January 11, 2006

Hillary's Heroes

A brave U.S. soldier risks certain death by heatstroke to satisfy the liberal cry for more body armor. (Picture source)
Posted by Confederate Yankee at January 11, 2006 01:28 AM | TrackBack

Oh, so that's what the ceramic plate the study called for. I thought a ceramic plate looked like a ceramic plate. Is that EOD gear?

Posted by: Fred at January 11, 2006 04:25 AM

When will Hillary learn that ROBOCOP was just a movie!

Posted by: Tom T B at January 11, 2006 04:35 AM

'tis called sarcasm, Fred, or in your case sarchasm: the gaping void between some one who makes a sarcastic comment, and the person who just doesn't get it.

Posted by: Confederate Yankee at January 11, 2006 07:04 AM

Okay, now put chemical protective gear on him and watch him melt before your very eyes.

Congress can screw things up quicker than the enemy. I've been on the receiving end of congressionally mandated programs that usually are discarded the moment no one is looking.

In a nut shell; a manufacturer (in this case, body armor) goes to their representative and says, "we can save lives on the battlefield. We have developed this armor system that protects 85% of a soldiers exposed area. All we need is an order for purchase." Next thing you know the Appropriations Bill is amended to include $X million for armor suits for soldiers from Acme Armor Company. The service has no choice but to accept the product, because it was "ear marked" by congressional bill which became statutory.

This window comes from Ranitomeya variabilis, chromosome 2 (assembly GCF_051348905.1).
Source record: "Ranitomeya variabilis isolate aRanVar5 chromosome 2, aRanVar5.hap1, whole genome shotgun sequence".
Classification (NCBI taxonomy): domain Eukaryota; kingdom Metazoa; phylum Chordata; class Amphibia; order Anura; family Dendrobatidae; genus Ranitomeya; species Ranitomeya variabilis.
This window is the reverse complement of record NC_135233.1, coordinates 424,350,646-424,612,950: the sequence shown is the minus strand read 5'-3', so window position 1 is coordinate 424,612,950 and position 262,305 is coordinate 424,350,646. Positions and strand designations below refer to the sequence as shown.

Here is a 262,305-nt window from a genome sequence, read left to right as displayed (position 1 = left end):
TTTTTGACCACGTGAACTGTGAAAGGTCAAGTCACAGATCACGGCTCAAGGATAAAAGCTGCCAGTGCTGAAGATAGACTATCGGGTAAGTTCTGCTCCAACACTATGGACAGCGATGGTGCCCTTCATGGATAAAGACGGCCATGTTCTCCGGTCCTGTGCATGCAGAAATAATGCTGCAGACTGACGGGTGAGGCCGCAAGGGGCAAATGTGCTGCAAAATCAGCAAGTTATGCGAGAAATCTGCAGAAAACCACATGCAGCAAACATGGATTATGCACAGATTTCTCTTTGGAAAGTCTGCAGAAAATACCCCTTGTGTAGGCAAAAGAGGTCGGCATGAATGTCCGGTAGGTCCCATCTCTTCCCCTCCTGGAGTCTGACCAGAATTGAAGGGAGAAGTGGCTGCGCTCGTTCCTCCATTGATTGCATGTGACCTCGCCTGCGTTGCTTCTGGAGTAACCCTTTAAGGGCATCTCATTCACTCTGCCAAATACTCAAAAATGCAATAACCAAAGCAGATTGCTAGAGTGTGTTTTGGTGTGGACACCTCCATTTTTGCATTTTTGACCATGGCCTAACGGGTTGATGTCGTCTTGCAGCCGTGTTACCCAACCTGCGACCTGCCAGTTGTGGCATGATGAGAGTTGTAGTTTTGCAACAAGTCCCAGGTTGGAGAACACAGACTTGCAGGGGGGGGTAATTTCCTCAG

The military way of developing new systems is quite different. A need is first identified by the end users. That need is then reviewed for development into an acquisition program (or not). Requirements are established, competitors’ products are reviewed and a source selected. The end product usually fits the need initially identified. It is a longer route, to be sure, but the development of requirements is purely military; not the Acme Armor Co.